This course is designed to provide tools to assist students to acquire skills necessary to achieve academic and professional success in their chosen occupational/ technical program of study. Topics include: Getting off to a Good Start, Learning and Personality Styles, Time and Money Management, Study and Test Taking Skills, Stress Management and Wellness, Communications Skills, Career Exploration, Research Skills, College Campus Knowledge, Memory & Reading Skills, Presentation & Interview Skills, and Group Skills. Effective Fall 2016, students who already have an Associate Degree or higher will be given exemption credit for the COLL 1500 course.

3
3: Occupational Courses (38 Hours) 38
IDSY 1110

This course introduces the fundamental concepts, principles, and devices involved in industrial motor controls,theories and applications of single and three-phase motors, wiring motor control circuits, and magnetic starters and braking. Topics include, but are not limited to, motor theory and operating principles, control devices, symbols and schematic diagrams, NEMA standards, Article 430 NEC and preventative maintenance and troubleshooting.

4
IDSY 1120

This course introduces the operational theory, systems terminology, PLC installation, and programming procedures for Programmable Logic Controllers. Emphasis is placed on PLC programming, connections, installation, and start-up procedures. Other topics include timers and counters, relay logic instructions, and hardware and software applications.

4
IDSY 1130

Teaches the fundamental concepts of industrial wiring with an emphasis on installation procedures. Topics include: grounding, raceways, three-phase systems, transformers (three-phase and single-phase), wire sizing, overcurrent protection, NEC requirements, industrial lighting systems, and switches, receptacles, and cord connectors.

4
IDSY 1170

This course introduces and emphasizes the basic skill necessary for mechanical maintenance personnel. Instruction is also provided in the basic physics concepts applicable to the mechanics of industrial production equipment, and the application of mechanical principles with additional emphasis on power transmission and specific mechanical components.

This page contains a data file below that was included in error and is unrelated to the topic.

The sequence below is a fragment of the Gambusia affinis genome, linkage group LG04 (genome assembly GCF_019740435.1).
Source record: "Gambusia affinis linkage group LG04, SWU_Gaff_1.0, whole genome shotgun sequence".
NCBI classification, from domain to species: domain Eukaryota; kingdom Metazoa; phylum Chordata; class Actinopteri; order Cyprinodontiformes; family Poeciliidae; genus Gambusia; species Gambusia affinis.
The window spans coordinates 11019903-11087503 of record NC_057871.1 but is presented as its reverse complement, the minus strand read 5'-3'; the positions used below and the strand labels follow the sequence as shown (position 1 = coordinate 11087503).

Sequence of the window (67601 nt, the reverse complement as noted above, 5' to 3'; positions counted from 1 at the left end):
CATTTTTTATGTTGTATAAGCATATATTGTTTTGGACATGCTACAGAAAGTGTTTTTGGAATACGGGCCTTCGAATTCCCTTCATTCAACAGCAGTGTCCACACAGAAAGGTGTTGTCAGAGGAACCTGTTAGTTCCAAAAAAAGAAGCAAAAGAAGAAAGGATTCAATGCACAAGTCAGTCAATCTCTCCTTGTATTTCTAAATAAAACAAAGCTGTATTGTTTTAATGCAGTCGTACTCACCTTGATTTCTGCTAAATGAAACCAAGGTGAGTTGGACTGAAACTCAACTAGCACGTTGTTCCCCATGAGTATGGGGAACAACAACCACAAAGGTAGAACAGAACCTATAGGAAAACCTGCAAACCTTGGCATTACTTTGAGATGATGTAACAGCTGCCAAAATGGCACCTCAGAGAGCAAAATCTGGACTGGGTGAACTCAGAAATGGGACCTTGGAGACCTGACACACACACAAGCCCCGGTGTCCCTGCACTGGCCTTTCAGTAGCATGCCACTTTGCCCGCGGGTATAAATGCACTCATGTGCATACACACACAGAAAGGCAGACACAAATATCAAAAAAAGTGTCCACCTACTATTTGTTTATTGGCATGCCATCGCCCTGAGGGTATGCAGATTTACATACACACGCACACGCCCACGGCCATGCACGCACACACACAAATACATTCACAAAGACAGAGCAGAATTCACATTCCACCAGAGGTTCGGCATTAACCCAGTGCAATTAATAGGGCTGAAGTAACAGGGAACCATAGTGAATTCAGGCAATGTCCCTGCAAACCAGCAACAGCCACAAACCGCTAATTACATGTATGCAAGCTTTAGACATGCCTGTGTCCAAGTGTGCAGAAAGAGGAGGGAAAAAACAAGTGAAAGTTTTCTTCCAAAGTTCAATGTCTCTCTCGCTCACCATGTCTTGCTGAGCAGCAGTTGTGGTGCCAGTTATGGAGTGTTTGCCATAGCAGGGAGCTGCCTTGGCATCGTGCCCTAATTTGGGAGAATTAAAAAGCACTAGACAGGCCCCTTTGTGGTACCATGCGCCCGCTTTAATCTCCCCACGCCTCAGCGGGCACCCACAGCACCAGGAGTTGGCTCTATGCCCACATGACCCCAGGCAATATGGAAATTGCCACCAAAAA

4
IDSY 1190

This course provides instruction in the fundamentals of safely operating hydraulic, pneumatic, and pump and piping systems. Theory and practical application concepts are discussed. Topics include hydraulic system principles and components, pneumatic system principles and components, and the installation, maintenance, and troubleshooting of pump and piping systems.

4
IDSY 1195

This course provides instruction on the fundamentals concepts of industrial pumps and piping systems. Topics include: pump identification, pump operation, installation, maintenance and troubleshooting, piping systems and installation of piping systems.

3
IDSY 1210

This course introduces the theory and practical application for two-wire control circuits, advanced motor controls, and variable speed motor controls. Emphasis is placed on circuit sequencing, switching, and installation, maintenance, and troubleshooting techniques.

4
IDSY 1220

This course provides for hands on development of operational skills in the maintenance and troubleshooting of industrial control systems and automated equipment. Topics include data manipulation, math instructions, introduction to HMI, analog control, and troubleshooting discrete IO devices.

4
XXXX xxxx - Occupational Electives (IDSY, AIRC, CIST, COMP, ELCR, WELD) 9
And one of the following (3 Hours) 3
IDFC 1011

Pre/Co-requisite(s): Provisional Admission Introduces direct current (DC) concepts and applications. Topics include: electrical principles and laws; batteries; DC test equipment; series, parallel, and simple combination circuits; and laboratory procedures and safety practices.

3
IDSY 1101

This course introduces direct current (DC) concepts and applications. Topics include: electrical principles and laws; batteries; DC test equipment; series, parallel, and simple combination circuits; and laboratory procedures and safety procedures.

3
And one of the following (3 Hours) 3
ELTR 1020

Introduces the theory and application of varying sine wave voltages and current. Topics include: magnetism, AC wave generation, AC test equipment, inductance, capacitance, and basic transformers.

3
IDFC 1012

This course introduces the theory and application of varying sine wave voltages and current. Topics include: magnetism, AC wave generation, AC test equipment, inductance, capacitance, and basic transformers.

3
IDSY 1105

This course introduces alternating current concepts, theory, and application of varying sine wave voltages and current, and the physical characteristics and applications of solid state devices. Topics include, but are not limited to: electrical laws and principles, magnetism, inductance and capacitance.

3
Faculty
Program Chair

Electronics Technology Faculty
School of Industrial Technology
Moultrie Veterans Parkway